LaRouche and the Schiller Institute have clearly postulated how much the voice and the mind—through the ear which is naturally based on the golden ratio—are one whole. So even music, if it really wants to be an expression of the Muses and Apollonian Beauty, should be structured with golden relationships between the degrees. The golden ratio belongs to the knowledge secretly transmitted, that is why it was defined as “sacred,” and LaRouche says that there is nothing mysterious or mystical about seeing how the golden section is an absolute value of the living processes.

Leonardo da Vinci’s Vitruvian Man (1487), sometimes called the Canon of Proportions.

As further confirmation of the discoveries of Fibonacci and Leonardo, Johannes Kepler—inspired by Plato’s Timaeus—published the monumental Mysterium Cosmographicum in 1597, demonstrating that the Solar System and the proportions of its planetary orbits derive from the five Platonic solids and the golden section, just as the angular speeds of the planets in their elliptical orbits are proportioned according to the same ratios as the fundamental musical intervals.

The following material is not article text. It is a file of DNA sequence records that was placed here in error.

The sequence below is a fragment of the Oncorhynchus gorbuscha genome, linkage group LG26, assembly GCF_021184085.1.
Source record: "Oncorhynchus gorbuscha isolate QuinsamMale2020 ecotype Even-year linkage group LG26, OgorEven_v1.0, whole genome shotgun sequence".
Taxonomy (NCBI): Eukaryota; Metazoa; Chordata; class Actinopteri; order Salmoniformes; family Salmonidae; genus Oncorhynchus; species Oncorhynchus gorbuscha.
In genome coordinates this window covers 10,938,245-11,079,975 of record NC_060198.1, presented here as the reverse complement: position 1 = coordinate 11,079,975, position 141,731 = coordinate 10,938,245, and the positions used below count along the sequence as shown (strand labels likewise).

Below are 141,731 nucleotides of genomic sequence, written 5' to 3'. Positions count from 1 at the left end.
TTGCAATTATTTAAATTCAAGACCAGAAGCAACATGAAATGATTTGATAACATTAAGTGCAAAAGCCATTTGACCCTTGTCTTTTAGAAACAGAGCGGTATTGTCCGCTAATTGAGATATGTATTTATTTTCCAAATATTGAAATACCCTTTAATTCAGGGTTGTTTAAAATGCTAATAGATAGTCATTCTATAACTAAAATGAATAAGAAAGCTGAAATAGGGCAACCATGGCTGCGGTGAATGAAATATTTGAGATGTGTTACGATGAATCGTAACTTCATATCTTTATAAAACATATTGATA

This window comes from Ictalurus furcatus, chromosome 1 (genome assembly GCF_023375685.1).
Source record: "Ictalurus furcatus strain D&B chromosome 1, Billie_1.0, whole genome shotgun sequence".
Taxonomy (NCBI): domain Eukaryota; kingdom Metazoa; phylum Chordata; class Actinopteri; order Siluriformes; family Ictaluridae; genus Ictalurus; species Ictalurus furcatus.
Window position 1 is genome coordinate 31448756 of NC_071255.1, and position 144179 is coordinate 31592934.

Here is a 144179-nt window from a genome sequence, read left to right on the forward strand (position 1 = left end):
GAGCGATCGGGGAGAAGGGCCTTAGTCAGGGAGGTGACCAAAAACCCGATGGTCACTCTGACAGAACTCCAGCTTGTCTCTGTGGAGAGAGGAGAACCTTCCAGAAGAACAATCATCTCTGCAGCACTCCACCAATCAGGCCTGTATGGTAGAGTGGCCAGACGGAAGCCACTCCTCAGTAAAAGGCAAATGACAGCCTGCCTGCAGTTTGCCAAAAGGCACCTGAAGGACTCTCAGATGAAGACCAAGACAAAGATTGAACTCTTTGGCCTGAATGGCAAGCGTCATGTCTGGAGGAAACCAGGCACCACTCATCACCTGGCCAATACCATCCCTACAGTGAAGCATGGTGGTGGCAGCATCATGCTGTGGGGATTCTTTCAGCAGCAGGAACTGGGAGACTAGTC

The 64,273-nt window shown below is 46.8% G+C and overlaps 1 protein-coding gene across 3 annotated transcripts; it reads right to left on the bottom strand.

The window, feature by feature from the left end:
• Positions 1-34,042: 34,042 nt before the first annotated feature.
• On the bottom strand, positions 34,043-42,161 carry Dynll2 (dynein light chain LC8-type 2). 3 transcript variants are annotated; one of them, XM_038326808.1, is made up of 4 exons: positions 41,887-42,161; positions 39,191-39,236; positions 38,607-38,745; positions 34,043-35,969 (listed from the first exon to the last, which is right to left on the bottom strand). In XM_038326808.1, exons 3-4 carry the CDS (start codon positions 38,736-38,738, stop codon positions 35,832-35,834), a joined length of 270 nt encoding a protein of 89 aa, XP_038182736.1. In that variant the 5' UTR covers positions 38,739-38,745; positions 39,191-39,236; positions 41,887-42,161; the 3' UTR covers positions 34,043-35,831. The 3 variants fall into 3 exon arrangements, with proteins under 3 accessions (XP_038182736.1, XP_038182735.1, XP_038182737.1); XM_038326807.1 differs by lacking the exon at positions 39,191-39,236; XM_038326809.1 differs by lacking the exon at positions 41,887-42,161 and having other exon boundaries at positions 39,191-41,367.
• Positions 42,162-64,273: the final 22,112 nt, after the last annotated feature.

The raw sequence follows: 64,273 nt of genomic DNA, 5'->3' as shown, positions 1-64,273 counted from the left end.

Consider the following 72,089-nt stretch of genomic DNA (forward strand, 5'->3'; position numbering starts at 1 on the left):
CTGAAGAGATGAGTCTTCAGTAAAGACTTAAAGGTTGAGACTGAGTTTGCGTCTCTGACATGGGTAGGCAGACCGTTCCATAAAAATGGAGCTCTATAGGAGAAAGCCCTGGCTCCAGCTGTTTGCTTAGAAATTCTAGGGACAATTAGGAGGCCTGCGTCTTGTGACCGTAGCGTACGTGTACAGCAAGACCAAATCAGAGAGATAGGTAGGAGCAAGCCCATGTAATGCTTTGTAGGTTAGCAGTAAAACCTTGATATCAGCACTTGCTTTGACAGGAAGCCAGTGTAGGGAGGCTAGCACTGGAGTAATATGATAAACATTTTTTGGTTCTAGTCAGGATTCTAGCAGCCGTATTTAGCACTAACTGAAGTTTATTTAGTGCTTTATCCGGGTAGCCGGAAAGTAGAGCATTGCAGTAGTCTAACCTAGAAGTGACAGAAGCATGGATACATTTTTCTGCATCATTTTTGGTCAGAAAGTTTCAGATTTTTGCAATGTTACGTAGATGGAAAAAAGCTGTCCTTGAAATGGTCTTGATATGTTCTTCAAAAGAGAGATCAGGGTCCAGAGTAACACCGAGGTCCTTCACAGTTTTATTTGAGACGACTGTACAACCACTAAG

With respect to the astronomical values of Kepler, LaRouche defined the C at 256 cycles per second as “Kepler’s interval in the Solar System.” In 1800, Carl Friedrich Gauss introduced conical spiral action, instead of the pure circular action proposed by Kepler. And LaRouche demonstrated just that conical spiral action in the voice of Bel Canto, which means beautiful singing.

It seems that the physicist Joel Sternheimer, a passionate musician, showed that the elementary particles are organized according to an order closely related to the musical scale based on the C at 256 Hz. The frequency of the proton is 2.26876 x1023, a value that corresponds almost exactly to the G of the 69th octave above the C at 256 Hz. In biophysical optics research, it has been demonstrated that the maximum absorption of electromagnetic radiation of DNA corresponds to a precise value that is at the 42nd octave above the C at 256.54. These are just a few examples that confirm with present day discoveries how much the “non-aligned” physicists knew about the scientific intonation of 432 Hz for the A, the A desired by Verdi, a brilliant Maestro whose aesthetic taste and knowledge was based on the idea of a beautiful voice and music.